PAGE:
Namaste! Many of you may have heard that there are four main paths to God and divinity or approach to God, as enumerated by the ancient rishis. These are:
- Bhakti (The path of devotion, prescribed for those who love God and have an emotional nature)
- Gyan (The path of knowledge, prescribed for those who possess a good intellect)
- Karma (The path of action, for those who are energetic and workaholics)
- Raja (The royal path of meditation, for those who have an introspective soul)
While all these paths either singularly or in a collective mix are efficacious in leading the seeker to the Ultimate Goal of meeting God, they too, like any other path, have distinct stages in their journey.
These four stages have been very interestingly charted out by the Upanishadic Rishis as under:
Saloka: which means, a proximity to God In the same Plane as Him, or living on the same planet ( which can be earth, because God takes avatar here)
Samipa: which means nearness to, or physical proximity to that God
Sarupa: which means a likeness to that God Himself
Sayuja: which means complete union with that God.
Now, interestingly, the rishis of ancient India, not only knew that there are many paths to God, so also, they understood that many relationships could be shared with Him.
There were the Dasa Marg, those who thought of themselves as God’s humble servants, and they corresponded to Saloka.
Next was the Satputra marg, these bhakts thought of themselves as children of God, and indeed felt Him in their physical proximity, like a protective and Caring Father, or Mother.
The Sakha Marg bhakts went a step ahead, they loved God as a friend, and to their surprise, found that their own persona started matching with their beloved, as friends often do.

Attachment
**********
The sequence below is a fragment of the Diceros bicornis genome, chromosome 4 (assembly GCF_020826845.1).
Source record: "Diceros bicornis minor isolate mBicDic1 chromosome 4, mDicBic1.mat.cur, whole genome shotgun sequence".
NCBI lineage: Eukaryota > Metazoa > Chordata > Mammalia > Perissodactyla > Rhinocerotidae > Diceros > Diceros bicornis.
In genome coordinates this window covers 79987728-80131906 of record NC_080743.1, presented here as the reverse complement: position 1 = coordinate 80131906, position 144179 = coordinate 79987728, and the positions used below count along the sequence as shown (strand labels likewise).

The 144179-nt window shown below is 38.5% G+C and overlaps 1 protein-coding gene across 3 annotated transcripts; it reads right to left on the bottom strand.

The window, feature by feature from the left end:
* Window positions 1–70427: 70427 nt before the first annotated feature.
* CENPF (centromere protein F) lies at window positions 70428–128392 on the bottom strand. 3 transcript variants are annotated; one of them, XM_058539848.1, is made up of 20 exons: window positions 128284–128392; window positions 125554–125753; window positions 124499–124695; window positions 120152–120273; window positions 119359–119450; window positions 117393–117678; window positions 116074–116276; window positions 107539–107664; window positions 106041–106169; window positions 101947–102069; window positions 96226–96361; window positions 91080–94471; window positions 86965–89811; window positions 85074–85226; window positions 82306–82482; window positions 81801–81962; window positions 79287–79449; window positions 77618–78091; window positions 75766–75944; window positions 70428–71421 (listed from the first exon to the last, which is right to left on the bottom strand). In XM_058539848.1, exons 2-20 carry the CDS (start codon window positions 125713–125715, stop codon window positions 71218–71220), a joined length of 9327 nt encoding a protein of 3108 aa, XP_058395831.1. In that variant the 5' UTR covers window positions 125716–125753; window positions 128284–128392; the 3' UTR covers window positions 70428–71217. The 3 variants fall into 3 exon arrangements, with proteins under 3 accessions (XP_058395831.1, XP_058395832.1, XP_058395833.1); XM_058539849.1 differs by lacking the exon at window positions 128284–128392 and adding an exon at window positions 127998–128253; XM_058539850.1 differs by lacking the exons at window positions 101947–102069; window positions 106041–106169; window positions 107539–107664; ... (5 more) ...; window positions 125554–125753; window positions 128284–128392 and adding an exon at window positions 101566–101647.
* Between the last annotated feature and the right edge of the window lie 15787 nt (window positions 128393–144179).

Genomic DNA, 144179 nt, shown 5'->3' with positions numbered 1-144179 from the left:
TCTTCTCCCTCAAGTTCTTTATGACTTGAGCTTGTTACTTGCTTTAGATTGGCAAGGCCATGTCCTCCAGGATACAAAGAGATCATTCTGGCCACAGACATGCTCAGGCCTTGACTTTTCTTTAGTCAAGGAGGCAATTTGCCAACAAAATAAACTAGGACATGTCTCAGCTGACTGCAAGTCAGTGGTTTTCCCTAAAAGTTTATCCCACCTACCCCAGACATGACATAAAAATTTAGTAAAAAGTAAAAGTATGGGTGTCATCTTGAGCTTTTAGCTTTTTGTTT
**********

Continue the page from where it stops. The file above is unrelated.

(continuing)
Finally, there was the San marg illuminated rishis, those that found they had, in fact, completely merged into the God they loved. First as a dasa, then as a child, then as a friend and finally complete merger of individual personality into the Universal consciousness.
There remained no two, only one! Only God remains right at the end, as only He is right at the beginning of the Universe and time itself.
To the Rishis, these four relationships were the sign of where a seeker had reached in His search for His Divinity. Though not a hard and fast rule, ultimately this was thought of as a gradation even in the meeting of God. All love for God, beginning with the duality of a servant and a master, ends ultimately in a perfect Non-duality of Only God. The great saint Paramhans Ramakrishna, who was the master of Swami Vivekananda, would often tell a short story and laugh about this phenomenon to describe the stages of God realization:
“Once, a salt doll went to measure the Ocean.” That is all He would say and laugh at what the obvious result would be: No doll, Only Ocean.
So too. The Leela of God is played out from time immemorial with all of the creation.
In this Leela have arrived not only all the saints and sinners, heroes and villains, who played out their roles, but also, importantly, you and me. We are here to play out our part.Thus it is imperative for us to know what is our relationship with our Beloved. We must sit quietly with ourselves and decide our marg, whether it is bhakti, karma, gyan, or dhyana( meditation) or then all of them put together. And then we must begin our own journey in this Saloka.
(Shail Gulhati is the author of the book Shiva, the ultimate time traveler)